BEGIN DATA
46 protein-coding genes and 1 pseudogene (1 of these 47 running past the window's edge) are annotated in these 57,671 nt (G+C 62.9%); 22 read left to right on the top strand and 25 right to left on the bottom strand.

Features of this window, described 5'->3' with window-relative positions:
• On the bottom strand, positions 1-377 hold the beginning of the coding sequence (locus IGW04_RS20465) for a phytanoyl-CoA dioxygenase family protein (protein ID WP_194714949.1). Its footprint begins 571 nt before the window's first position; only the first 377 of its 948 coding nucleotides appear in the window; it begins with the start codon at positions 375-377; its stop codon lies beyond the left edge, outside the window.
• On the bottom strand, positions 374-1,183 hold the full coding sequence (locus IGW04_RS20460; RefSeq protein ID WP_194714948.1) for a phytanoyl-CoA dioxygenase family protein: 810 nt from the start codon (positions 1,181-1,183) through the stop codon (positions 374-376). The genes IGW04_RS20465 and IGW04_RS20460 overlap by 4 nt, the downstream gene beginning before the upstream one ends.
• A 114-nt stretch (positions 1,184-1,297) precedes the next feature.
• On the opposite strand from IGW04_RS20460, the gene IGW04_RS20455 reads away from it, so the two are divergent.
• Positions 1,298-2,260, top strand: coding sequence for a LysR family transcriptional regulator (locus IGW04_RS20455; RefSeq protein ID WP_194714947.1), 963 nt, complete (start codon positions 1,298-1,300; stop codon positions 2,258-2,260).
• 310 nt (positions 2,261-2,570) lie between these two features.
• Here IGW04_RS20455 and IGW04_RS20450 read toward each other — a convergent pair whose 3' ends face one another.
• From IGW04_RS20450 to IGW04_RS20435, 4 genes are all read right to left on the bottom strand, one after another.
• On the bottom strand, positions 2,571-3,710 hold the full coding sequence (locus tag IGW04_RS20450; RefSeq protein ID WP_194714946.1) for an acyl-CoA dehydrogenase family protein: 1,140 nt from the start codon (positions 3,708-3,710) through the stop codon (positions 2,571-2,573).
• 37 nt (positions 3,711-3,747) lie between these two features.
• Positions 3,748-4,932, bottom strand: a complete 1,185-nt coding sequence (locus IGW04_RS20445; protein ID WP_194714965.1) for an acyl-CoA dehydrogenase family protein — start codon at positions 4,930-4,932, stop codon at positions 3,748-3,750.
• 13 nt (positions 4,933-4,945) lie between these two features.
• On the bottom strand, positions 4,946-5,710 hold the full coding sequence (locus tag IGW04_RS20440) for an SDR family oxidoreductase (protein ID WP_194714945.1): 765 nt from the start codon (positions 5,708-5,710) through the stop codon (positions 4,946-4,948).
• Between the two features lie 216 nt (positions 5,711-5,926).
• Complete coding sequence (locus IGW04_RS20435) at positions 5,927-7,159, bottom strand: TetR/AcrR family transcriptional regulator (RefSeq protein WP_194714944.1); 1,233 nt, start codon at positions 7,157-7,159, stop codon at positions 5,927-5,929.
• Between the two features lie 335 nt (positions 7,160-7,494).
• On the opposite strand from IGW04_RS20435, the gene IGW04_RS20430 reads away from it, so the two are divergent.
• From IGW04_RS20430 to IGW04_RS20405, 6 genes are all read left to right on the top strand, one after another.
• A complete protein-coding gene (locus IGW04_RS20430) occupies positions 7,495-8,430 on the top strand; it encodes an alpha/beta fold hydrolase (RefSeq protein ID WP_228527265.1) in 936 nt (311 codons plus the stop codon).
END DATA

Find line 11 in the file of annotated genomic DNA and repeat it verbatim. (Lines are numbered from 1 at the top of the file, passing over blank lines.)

• On the bottom strand, positions 2,571-3,710 hold the full coding sequence (locus tag IGW04_RS20450; RefSeq protein ID WP_194714946.1) for an acyl-CoA dehydrogenase family protein: 1,140 nt from the start codon (positions 3,708-3,710) through the stop codon (positions 2,571-2,573).